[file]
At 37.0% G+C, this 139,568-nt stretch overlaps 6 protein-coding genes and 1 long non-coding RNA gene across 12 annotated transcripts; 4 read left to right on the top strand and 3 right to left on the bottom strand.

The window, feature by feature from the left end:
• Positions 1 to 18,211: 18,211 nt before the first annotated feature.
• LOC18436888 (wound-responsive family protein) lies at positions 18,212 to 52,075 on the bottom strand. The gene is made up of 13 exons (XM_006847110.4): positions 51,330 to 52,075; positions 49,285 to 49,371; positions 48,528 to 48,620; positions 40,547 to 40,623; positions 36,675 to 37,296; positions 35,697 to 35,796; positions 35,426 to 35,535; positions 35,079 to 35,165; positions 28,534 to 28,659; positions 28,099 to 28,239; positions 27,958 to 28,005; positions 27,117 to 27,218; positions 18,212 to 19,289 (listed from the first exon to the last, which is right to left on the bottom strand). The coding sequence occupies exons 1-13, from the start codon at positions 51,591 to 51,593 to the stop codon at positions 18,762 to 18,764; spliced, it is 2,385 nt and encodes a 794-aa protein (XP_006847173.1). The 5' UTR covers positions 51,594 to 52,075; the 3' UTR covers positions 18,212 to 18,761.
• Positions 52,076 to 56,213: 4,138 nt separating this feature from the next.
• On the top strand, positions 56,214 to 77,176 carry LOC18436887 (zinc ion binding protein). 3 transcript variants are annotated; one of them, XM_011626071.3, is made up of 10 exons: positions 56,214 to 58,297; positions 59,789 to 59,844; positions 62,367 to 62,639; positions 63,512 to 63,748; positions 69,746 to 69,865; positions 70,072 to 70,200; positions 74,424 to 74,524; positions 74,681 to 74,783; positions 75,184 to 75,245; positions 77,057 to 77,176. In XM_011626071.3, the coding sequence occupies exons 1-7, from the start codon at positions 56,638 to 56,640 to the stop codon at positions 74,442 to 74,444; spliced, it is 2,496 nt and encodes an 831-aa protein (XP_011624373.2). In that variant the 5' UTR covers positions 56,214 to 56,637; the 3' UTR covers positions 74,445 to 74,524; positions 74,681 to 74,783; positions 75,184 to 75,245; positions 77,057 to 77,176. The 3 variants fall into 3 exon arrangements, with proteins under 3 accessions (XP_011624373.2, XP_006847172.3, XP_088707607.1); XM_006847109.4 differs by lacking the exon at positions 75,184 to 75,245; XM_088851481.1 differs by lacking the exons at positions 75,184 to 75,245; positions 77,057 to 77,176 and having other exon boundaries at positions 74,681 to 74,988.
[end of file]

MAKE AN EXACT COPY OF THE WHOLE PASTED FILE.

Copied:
At 37.0% G+C, this 139,568-nt stretch overlaps 6 protein-coding genes and 1 long non-coding RNA gene across 12 annotated transcripts; 4 read left to right on the top strand and 3 right to left on the bottom strand.

The window, feature by feature from the left end:
• Positions 1 to 18,211: 18,211 nt before the first annotated feature.
• LOC18436888 (wound-responsive family protein) lies at positions 18,212 to 52,075 on the bottom strand. The gene is made up of 13 exons (XM_006847110.4): positions 51,330 to 52,075; positions 49,285 to 49,371; positions 48,528 to 48,620; positions 40,547 to 40,623; positions 36,675 to 37,296; positions 35,697 to 35,796; positions 35,426 to 35,535; positions 35,079 to 35,165; positions 28,534 to 28,659; positions 28,099 to 28,239; positions 27,958 to 28,005; positions 27,117 to 27,218; positions 18,212 to 19,289 (listed from the first exon to the last, which is right to left on the bottom strand). The coding sequence occupies exons 1-13, from the start codon at positions 51,591 to 51,593 to the stop codon at positions 18,762 to 18,764; spliced, it is 2,385 nt and encodes a 794-aa protein (XP_006847173.1). The 5' UTR covers positions 51,594 to 52,075; the 3' UTR covers positions 18,212 to 18,761.
• Positions 52,076 to 56,213: 4,138 nt separating this feature from the next.
• On the top strand, positions 56,214 to 77,176 carry LOC18436887 (zinc ion binding protein). 3 transcript variants are annotated; one of them, XM_011626071.3, is made up of 10 exons: positions 56,214 to 58,297; positions 59,789 to 59,844; positions 62,367 to 62,639; positions 63,512 to 63,748; positions 69,746 to 69,865; positions 70,072 to 70,200; positions 74,424 to 74,524; positions 74,681 to 74,783; positions 75,184 to 75,245; positions 77,057 to 77,176. In XM_011626071.3, the coding sequence occupies exons 1-7, from the start codon at positions 56,638 to 56,640 to the stop codon at positions 74,442 to 74,444; spliced, it is 2,496 nt and encodes an 831-aa protein (XP_011624373.2). In that variant the 5' UTR covers positions 56,214 to 56,637; the 3' UTR covers positions 74,445 to 74,524; positions 74,681 to 74,783; positions 75,184 to 75,245; positions 77,057 to 77,176. The 3 variants fall into 3 exon arrangements, with proteins under 3 accessions (XP_011624373.2, XP_006847172.3, XP_088707607.1); XM_006847109.4 differs by lacking the exon at positions 75,184 to 75,245; XM_088851481.1 differs by lacking the exons at positions 75,184 to 75,245; positions 77,057 to 77,176 and having other exon boundaries at positions 74,681 to 74,988.